I suspect this day started out for Peter, Andrew, James and John like so many others. But, this day turned out differently, because Jesus showed up. Let’s see what happened from Matthew’s account: “As Jesus walked by the Sea of Galilee, he saw two brothers, Simon, who is called Peter, and Andrew his brother, casting a net into the sea—for they were fishermen.”

As one of the commentaries said, “Fishing was a popular trade on the Sea of Galilee. Fishing was the most common occupation for people residing in the small villages located on the lakeshore. Living on the shores of Lake Galilee with its abundant supply of fish, people understood fishing perhaps more than they did farming. Living on the shores of a fishing lake, the whole town was ‘into fishing.’” [1]

Typical for many people in the town of Capernaum, Peter and his brother Andrew were regular, ordinary working men, doing their regular, ordinary job, with others in their family’s boat. Casting their nets into the sea.

That troublemaking rabbi Jesus walks by the shore and calls out to them. He says, “19 Follow me, and I will make you fish for people.” What on earth does Jesus mean by that?

Some people consider their work to be simply that: work. But, a portion of workers think work is something more than just a way to earn a paycheck. They consider their work to be much more: something from which they receive significant satisfaction, purpose, and meaning.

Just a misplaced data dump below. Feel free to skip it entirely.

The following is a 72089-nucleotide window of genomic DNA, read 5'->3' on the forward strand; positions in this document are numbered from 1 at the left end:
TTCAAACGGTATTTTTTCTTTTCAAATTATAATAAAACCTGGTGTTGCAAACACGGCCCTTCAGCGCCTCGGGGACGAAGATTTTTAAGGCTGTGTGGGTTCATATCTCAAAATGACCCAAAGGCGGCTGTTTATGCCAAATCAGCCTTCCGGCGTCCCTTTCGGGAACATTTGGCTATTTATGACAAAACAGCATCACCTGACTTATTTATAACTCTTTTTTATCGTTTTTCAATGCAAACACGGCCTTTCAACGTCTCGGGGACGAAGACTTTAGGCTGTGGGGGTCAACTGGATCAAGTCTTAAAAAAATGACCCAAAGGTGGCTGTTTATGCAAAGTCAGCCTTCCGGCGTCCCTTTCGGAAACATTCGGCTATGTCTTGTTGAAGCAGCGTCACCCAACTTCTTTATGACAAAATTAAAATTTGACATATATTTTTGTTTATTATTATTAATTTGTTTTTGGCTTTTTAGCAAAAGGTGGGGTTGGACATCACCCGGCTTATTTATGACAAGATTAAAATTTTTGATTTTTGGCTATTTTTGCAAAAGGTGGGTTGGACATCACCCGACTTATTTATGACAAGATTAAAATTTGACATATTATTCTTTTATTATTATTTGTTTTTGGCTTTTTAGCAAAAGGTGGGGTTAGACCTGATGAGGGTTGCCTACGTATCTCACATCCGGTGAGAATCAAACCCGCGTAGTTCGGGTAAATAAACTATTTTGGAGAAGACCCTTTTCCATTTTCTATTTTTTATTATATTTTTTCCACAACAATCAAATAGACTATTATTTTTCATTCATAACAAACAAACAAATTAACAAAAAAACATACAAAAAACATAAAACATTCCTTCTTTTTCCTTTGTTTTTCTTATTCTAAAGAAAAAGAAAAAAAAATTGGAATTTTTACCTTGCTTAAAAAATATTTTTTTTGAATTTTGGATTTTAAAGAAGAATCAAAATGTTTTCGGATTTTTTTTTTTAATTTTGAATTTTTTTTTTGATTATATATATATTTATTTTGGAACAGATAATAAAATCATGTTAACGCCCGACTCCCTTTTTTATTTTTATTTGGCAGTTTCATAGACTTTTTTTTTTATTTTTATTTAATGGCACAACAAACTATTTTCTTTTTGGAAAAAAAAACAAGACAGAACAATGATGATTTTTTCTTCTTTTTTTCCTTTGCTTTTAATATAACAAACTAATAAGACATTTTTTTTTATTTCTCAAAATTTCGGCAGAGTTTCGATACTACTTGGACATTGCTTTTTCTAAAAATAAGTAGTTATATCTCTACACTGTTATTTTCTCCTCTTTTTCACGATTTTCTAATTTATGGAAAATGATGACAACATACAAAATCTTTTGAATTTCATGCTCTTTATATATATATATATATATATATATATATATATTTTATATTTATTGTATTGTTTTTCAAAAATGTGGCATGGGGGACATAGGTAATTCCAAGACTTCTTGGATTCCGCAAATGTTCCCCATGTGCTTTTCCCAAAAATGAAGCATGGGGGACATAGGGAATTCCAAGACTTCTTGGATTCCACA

One of the writers I consulted, Dr. David Lose, helped to formulate a survey describing “work,” “vocation,” and “calling.” The survey asked respondents various questions about their work, how they viewed it, and how important work was in their lives.

“Where do [these] people find the greatest sense of fulfillment, meaning, and purpose (terms to which these survey respondents resonated far more strongly than “vocation” or “calling,” by the way)? Relationships. Even those who identified their work as a source of meaning and fulfillment usually cited their relationships at work as the places of particular significance.” [2]

Peter and Andrew were interrupted in the middle of their regular, ordinary day by Jesus. When Jesus called out to Peter and Andrew and said He would make them fish for people, He called to them, to build relationship with Him, first and foremost. Then, to build relationships with others.